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Courses / Degree Requirements for the PhD in Physiology

The following is projected for students entering the university in 2021-22 and is subject to change.

To graduate with a PhD in Physiology, students must successfully complete:

  • All general requirements for a PhD degree
  • Core curriculum, elective courses, qualifying exam, dissertation proposal, and dissertation research as follows:

Core curriculum

Students will learn study designs most applicable to evidence-based integrative medicine and biomedical research. These include prospective vs retrospective studies, observational vs experimental studies, case-control, cross-sectional, cohort, quasi-randomized trials, randomized controlled trials, pragmatic clinical trials, systematic reviews, meta-analysis, and whole systems research. Particular emphasis will be placed on understanding each design in terms of internal and external threats to validity and how to choose an appropriate research design for a corresponding research question. Students will gain practice in critically reviewing biomedical research literature. Students will work on a research project throughout the course and submit a written paper at its conclusion. (4 credits)

Students will learn introductory and intermediate-level statistics applicable to evidence-based integrative medicine research. These include dependent and independent t-tests, chi squared tests, general linear models (analysis of variance, analysis of covariance, and repeated-measures), survival analysis, and non-parametric statistics for one and two group designs. Students will work on a research project throughout the course and submit a written paper at its conclusion. (4 credits)

During this course, PhD students will work with the supervision of one of the doctoral program senior faculty on an active research project, e.g. original research paper, review article or grant proposal. Each student will produce a deliverable that is suitable for submission for publication or peer-review. The will offer an opportunity for students to develop research skills from the beginning of the program through hands-on experience in research activities such as literature review, data collection, data analysis, interpretation, report writing and the peer review process. (2 credits per semester, 4 credits required as part of core curriculum) This course may be waived or equivalent coursework or experience substituted with permission of the program director.

Elective courses

In this course, students learn how the brain is designed to be a perfect reflector of total natural law. They see how consciousness structures the physiology and how the innumerable connections among the ten billion brain cells enable a person to live in higher states of consciousness. Students measure their own growth of consciousness as part of the course. (2–4 credits)

PH 520: This course presents the foundations of natural, prevention-oriented health care, including ayurvedic anatomy, physiology, digestion and metabolism, ayurvedic herbology, pulse assessment, mental health, and clinical approach to basic common disorders. (4 credits) Prerequisite: Acceptance to MS MAV program

PH 521: In this course students will continue to study digestive balance and imbalance, Ayurvedic herbology, diagnosis, and pulse. New topics include Ayurvedic internal medicine (Kaya Chikitsa), Yoga Asanas, rejuvenation and purification therapies (Pancha Karma), Vedic architecture, biorhythms and Vedic prediction (Jyotish), women’s health, and introduction to the Total Heart Health program. The course also provides an introduction to Traditional Chinese medicine and homeopathy. (4 credits) Prerequisite: PH 520 or qualifying exam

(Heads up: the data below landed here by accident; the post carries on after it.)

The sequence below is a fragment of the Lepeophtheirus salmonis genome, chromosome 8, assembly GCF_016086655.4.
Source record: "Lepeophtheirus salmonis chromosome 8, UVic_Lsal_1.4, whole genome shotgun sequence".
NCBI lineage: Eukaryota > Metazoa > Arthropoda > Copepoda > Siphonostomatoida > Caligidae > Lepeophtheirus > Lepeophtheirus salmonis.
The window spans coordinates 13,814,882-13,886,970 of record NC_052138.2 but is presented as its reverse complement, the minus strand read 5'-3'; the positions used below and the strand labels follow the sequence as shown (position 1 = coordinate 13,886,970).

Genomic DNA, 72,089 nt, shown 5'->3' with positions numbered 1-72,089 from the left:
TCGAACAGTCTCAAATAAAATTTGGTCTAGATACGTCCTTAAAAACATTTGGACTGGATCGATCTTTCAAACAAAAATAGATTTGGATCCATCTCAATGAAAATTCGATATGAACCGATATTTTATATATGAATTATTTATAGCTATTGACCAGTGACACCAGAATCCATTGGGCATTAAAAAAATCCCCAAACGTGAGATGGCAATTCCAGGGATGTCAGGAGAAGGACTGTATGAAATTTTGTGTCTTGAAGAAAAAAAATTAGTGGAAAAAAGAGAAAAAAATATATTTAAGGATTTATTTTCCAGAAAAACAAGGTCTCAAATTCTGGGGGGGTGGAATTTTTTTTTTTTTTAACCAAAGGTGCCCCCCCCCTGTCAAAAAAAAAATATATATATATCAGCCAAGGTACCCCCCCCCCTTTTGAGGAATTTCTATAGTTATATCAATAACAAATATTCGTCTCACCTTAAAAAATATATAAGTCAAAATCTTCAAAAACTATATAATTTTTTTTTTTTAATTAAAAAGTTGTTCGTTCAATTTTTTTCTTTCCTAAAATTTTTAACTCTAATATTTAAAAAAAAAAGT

(course description coming soon) (4 credits)
(course description coming soon) (4 credits)
(course description coming soon) (4 credits)

Qualifying Exam

Students will take oral exams in research methods, biostatistics, and a substantive area related to their proposed dissertation research. A written paper will be submitted to the department faculty that further will show competencies in the above three areas. Prerequisite: successful completion of the core curriculum (4 credits; may be repeated for credit)

PhD Candidate status

Upon successful completion of this core curriculum, students will be advanced to PhD Candidate status. Students will then write their dissertation proposal.

Each student selects a dissertation committee and submits a dissertation topic to the graduate faculty for approval. Following acceptance of the dissertation topic, the student prepares the dissertation research proposal, which is evaluated by the dissertation committee. (8 credits per semester—may be repeated for credit until dissertation is completed). Prerequisites: PhD candidate status and consent of the dissertation advisor.

PhD Researcher status

Upon successful completion of PH 700, which culminates with the written proposal, students will advance to the PhD Researcher status and then enroll in:

Students conduct original research and prepare their dissertations during their third and fourth years in the program. Any changes in dissertation topic must be approved by the dissertation committee. (8 credits per semester—may be repeated for credit until dissertation is completed) Prerequisites: approval of the dissertation proposal and consent of the dissertation committee.

Awarding of PhD degree

The PhD degree will be awarded to a PhD Researcher once the following steps have been completed:

  • Presentation of the dissertation findings in a formal lecture with an open public forum for discussion.
  • Acceptance of the dissertation by the Graduate School and the Library.